UN project en­cour­ages chil­dren to raise voices

The Phnom Penh Post - - NATIONAL - Voun Dara

LACK of power and low so­cial sta­tus are among the fac­tors that lead to the vi­o­la­tion of chil­dren’s rights in Cam­bo­dia, said a state­ment re­leased as a guide­line for jour­nal­ists dur­ing a press visit to EU funded projects in Prey Veng and Svay Rieng prov­inces on Tues­day and Wed­nes­day.

One of the projects high­lighted dur­ing the two-day visit was Re­al­is­ing Chil­dren’s Rights Through Im­proved Lo­cal Gov­er­nance which is over­seen by Save the Chil­dren. It op­er­ates in 51 vil­lages across four tar­get com­munes in Prey Veng prov­ince’s Preah Sdech dis­trict.

The three-year project, funded by € 1 mil­lion ($1.14 mil­lion) from the EU, es­tab­lished 40 vil­lage-level Child Clubs com­pris­ing a to­tal of 1,215 chil­dren, of whom 650 are girls. It also in­cludes 241 at-risk chil­dren.

On the last day of the visit in Prey Veng prov­ince, EU Am­bas­sador to Cam­bo­dia, Ge­orge Edgar, said: “We [the EU] have been sup­port­ing lo­cal and na­tional level au­thor­i­ties to in­clude chil­dren in their de­ci­sion-mak­ing process and to em­power them to raise their own voices and de­mand what they need from their govern­ment, com­mu­ni­ties and fam­ily.”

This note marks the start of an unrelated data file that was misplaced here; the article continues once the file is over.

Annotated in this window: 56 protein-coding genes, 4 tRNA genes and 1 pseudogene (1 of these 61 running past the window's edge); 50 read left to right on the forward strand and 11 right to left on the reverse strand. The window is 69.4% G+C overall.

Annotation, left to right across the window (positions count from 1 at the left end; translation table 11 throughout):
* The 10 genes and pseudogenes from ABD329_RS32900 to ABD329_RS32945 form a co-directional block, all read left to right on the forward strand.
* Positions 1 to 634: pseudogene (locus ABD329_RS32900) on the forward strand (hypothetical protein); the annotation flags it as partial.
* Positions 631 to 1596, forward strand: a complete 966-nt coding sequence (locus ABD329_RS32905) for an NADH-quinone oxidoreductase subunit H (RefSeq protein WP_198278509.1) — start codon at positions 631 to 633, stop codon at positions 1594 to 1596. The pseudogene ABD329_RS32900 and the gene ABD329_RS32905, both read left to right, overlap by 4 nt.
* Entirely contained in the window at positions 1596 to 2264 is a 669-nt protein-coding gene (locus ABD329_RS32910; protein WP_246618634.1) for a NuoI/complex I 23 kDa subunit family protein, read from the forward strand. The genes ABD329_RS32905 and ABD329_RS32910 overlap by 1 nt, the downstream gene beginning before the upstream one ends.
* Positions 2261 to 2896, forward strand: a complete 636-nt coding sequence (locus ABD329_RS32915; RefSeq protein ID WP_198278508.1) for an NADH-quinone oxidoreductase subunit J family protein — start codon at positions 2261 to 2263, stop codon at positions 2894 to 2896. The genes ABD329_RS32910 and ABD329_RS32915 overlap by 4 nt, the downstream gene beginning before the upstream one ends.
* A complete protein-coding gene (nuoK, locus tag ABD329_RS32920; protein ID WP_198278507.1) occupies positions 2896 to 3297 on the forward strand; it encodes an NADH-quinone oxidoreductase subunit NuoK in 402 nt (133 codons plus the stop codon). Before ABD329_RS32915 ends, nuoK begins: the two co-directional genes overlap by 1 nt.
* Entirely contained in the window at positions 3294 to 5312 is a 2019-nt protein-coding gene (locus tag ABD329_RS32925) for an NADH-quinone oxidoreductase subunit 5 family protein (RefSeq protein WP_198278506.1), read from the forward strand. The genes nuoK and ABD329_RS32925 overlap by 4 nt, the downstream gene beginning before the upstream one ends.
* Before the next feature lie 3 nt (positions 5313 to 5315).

On its co­op­er­a­tion with the EU through the project, Save the Chil­dren noted that chil­dren in Cam­bo­dian ru­ral ar­eas re­ceive less care as their par­ents mi­grated to work in the city or abroad.

Save the Chil­dren di­rec­tor in Cam­bo­dia, El­iz­a­beth Pearce, said her or­gan­i­sa­tion is study­ing the im­pact of par­ents’ mi­gra­tion on child’s rights and devel­op­ment.

“The re­search will have a thor­ough as­sess­ment of the child’s devel­op­ment, [and be] di­vided into sec­tions such as men­tal devel­op­ment, to get a bet­ter un­der­stand­ing.”

Pearce said some peo­ple be­lieve that other fam­ily mem­bers, es­pe­cially grand­par­ents, who take care of chil­dren whose par­ents work in Phnom Penh or other coun­tries, can­not look af­ter them well.

On the other hand, she said there were oth­ers who be­lieve that the par­ents’ mi­gra­tion is a good thing, ow­ing to the fact that they re­mit­ted money for their chil­dren’s ed­u­ca­tion.

The lead­ers of Child Clubs across the prov­ince iden­ti­fied var­i­ous prob­lems faced by their child mem­bers and their sub­sti­tute care­tak­ers.

One leader cited a re­port show­ing that grand­par­ents knew lit­tle about chil­dren’s rights due to their old age. It also said many of their child mem­bers dropped out of school, while some con­sumed drugs and al­co­hol.

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